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Mr. WOODALL. Mr. Speaker, I thank my friend from Florida for yielding.
It's not often that I find agreement with both of my friends from Florida at the same time. When I listened to my friend from Florida, my Democratic colleague on the Rules Committee, in his opening statement, he's absolutely right. We're bringing five completely unrelated provisions to the floor in this conference report today, and we're bringing it in a rushed fashion so folks can get out of here and go home for the 4th of July week.
I agree with my friend from the Republican side of the aisle, my freshman colleague, who says this is just a standard conference report rule. That's absolutely right. All of these things that the gentleman from Florida, my Democratic colleague, finds troubling are just part of the standard conference report process.
I've been watching this process for a long time. I may be a freshman, but I've been watching it for a long time. And it's just the way things go around here. We've done better. To be fair to this House leadership, over the 18 months that I've been here in Congress, we've done better. We've made a commitment to bring one idea to the floor at a time, and 99 percent of the bills I've voted on have been 10 pages or less, and I could read them. I didn't have to staff it out. I could do it myself.
But something happens when we get to this conference report time. Mr. Speaker, the question goes to our colleagues. I suspect if we put the question to our colleagues--my friend from Florida knows it's true: Would you rather rush these five unrelated bills to the floor today and get home for all the commitments you've made over the weekend, or would you rather stretch this thing out and do it right?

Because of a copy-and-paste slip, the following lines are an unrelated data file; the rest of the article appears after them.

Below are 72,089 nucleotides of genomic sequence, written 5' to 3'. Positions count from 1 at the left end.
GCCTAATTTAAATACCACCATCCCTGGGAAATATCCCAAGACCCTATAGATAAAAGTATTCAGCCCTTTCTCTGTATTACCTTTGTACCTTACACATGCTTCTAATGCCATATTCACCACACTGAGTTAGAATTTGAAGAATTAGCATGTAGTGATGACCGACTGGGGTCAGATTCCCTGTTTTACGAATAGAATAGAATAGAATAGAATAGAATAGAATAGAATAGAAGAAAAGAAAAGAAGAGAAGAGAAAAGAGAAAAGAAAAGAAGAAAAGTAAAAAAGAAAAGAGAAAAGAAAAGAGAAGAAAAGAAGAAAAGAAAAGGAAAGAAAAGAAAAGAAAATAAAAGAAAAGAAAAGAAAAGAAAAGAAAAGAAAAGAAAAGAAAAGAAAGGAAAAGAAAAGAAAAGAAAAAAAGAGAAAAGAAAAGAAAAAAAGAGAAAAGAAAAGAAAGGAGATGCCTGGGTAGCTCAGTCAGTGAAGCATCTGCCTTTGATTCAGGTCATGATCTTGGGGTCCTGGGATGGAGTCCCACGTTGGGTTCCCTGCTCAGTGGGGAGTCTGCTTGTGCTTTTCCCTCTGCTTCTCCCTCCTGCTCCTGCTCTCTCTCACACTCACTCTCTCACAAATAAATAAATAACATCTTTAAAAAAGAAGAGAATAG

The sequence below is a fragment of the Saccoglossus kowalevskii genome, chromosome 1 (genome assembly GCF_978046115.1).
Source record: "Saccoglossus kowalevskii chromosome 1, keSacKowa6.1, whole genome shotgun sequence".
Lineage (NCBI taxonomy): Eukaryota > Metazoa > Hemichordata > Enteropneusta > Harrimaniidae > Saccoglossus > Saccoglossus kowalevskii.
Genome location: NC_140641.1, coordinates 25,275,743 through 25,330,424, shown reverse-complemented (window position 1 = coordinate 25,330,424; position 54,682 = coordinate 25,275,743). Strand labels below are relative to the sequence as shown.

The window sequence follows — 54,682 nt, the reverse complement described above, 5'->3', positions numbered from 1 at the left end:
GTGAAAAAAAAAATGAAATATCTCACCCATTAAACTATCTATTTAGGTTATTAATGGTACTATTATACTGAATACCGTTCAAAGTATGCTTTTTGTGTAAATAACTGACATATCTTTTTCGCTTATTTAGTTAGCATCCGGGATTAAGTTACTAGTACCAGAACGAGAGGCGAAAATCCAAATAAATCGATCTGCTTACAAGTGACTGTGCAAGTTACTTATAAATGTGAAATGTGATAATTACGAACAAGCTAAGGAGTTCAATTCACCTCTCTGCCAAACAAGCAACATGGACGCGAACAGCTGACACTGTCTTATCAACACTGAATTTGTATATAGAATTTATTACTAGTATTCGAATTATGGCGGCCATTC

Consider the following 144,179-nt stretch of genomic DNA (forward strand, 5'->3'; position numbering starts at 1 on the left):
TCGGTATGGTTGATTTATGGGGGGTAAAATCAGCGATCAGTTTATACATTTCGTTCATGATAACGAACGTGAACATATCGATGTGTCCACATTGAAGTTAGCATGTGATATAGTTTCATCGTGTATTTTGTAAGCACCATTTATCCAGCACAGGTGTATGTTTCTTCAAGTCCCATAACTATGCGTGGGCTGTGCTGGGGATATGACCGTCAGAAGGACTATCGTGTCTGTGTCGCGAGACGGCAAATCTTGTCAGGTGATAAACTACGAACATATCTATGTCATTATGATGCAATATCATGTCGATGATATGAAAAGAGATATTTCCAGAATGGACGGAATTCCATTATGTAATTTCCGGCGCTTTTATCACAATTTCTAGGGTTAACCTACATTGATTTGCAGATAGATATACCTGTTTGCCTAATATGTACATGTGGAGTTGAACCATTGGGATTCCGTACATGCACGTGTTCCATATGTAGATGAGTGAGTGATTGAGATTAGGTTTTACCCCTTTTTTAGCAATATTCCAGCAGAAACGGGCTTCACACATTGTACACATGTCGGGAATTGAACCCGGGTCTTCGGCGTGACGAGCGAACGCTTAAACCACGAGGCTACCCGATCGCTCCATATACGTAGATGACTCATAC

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Mr. WOODALL. Reclaiming my time, I absolutely do not believe it should be standard procedure, but it is. It has been the entire time my friend from Florida has been serving here in this House.
Again, we've done better. To the credit of my freshmen colleagues, we've done better over these last 18 months, and we will continue to do better. But Chief Justice Roberts had it right yesterday: elections have consequences. The American people are responsible for what goes on here. Mr. Speaker, we keep this calendar for a reason. We do it out of a need for service. You and I both have commitments to constituents starting at dawn tomorrow morning.
We have commitments to constituents to keep transportation bills going, to work with student loans, to reauthorize flood insurance, on and on and on. We have competing commitments to our constituents. I would just hope, Mr. Speaker, that if you were asking your constituents, that they would say, You know what; I would rather you cancel on me this weekend and stay up there and get it right than rush it through.
Now, with that said, it has not been partisan politics that's kept us from getting it here until this point. We've been working hard on this. To the credit of the folks on the transportation conferee committee, they have been working hard. And this was just the best they could do, getting it done today, for whatever reason. This town only operates in crisis.
I say to my friend, if we can work towards regular order, I would love to see regular order come to this institution. We have done better. Eighteen months on the job since I have been here, you and I. We have done better. My colleague from Florida and I. We have done better. But we can still do better. But we're only going to do better if the constituents demand it.
The Supreme Court had it right. You can throw out the folks who aren't doing it right. Mr. Speaker, I encourage you to encourage all voters to look at what we do, see when we're getting it right and tell us, and see when we're getting it wrong and ask us to do better. We can do better. We will do better.
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